These images by Pierre-Paul Feyte were taken during a conjunction of the Moon and the Pleiades cluster (lower image). They show a colourful oval and bright-patched pollen corona around the Earthlit crescent moon and another around Venus. Images ©Pierre-Paul Feyte.
"Two years ago [April 19, 2007 ~20:45UT], as I was taking a few pictures of a moon-Pleiades-Venus conjunction with my village on the foreground, I noticed a corona surrounding the moon. Processed pictures show the same faint - but also coloured - corona.
To me, this is related to the massive cloud of pollen released by the Landes Forest (ForÍt des Landes) in South-Western France which lies between my location and the Atlantic Ocean 150 kilometres away. The ForÍt des Landes is one of the biggest artificial forests in the world, and the largest of Western Europe. It's easy to spot the green triangle-shaped 1.5 millions square hectares wood on Google Earth . Now just imagine the billions of pollen seeds released by all those pine trees, all of the same size."
"The same size" - That is the key to generating beautiful ringed coronae. Light waves are scattered at the periphery of particles and interfere to form diffraction patterns - coronae - around bright light sources. The corona size increases as the particle size decreases and so scattering by a cloud of particles of various sizes produces only an aureole without rings. Here the monosized pollen has produced a distinct lunar corona with at least two rings.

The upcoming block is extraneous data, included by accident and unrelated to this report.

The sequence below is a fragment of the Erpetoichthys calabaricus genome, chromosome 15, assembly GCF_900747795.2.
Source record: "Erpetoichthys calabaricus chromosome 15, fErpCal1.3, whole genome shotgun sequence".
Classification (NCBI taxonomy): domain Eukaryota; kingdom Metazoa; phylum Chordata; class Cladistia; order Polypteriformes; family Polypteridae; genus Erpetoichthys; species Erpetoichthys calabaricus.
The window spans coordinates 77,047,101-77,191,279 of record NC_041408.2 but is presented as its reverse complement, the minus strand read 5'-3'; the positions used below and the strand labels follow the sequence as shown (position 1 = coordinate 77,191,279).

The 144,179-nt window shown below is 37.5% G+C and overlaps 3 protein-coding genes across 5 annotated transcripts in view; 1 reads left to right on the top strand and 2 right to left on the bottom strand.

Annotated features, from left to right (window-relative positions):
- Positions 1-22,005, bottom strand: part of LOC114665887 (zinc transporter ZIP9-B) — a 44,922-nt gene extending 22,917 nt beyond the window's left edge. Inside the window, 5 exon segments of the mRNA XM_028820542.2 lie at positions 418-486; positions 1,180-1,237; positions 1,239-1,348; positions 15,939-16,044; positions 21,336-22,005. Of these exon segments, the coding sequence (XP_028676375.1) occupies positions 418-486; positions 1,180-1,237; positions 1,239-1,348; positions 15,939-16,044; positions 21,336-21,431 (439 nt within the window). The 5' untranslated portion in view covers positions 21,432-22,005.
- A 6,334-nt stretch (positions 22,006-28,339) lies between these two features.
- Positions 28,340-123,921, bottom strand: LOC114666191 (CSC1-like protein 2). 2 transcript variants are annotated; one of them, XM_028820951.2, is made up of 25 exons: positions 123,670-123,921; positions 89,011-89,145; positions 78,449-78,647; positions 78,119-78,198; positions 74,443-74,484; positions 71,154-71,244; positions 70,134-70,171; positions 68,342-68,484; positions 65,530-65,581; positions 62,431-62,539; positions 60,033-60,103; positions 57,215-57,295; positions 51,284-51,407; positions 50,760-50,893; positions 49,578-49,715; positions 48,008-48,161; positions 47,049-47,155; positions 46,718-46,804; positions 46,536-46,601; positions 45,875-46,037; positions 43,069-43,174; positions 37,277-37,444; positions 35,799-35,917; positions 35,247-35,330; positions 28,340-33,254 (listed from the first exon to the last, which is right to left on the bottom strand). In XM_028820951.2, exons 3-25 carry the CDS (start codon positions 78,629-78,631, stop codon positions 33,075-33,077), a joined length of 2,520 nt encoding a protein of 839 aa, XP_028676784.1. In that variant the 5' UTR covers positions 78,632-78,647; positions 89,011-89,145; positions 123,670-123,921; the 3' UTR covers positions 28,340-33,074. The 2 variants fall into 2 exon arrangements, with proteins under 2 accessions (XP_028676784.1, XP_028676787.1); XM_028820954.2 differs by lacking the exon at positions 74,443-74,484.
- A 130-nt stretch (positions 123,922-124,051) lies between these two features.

The corona is oval with bright areas on the rings because the pollen grains are non-spherical and are specially oriented in the air. They have air sacs to help the wind disperse them widely and the sacs also serve to orient them.
The crescent shaped moon has added its own distortion to the corona shape.
Venus has a similar but much fainter corona and long exposures would be needed to reveal the rings.
Now is the start of the Northern Hemisphere pollen season. Look out for pollen coronae. They are smaller than those from the water droplets of clouds and are best seen by just shielding the sun (or moon) behind the edge of a post or building.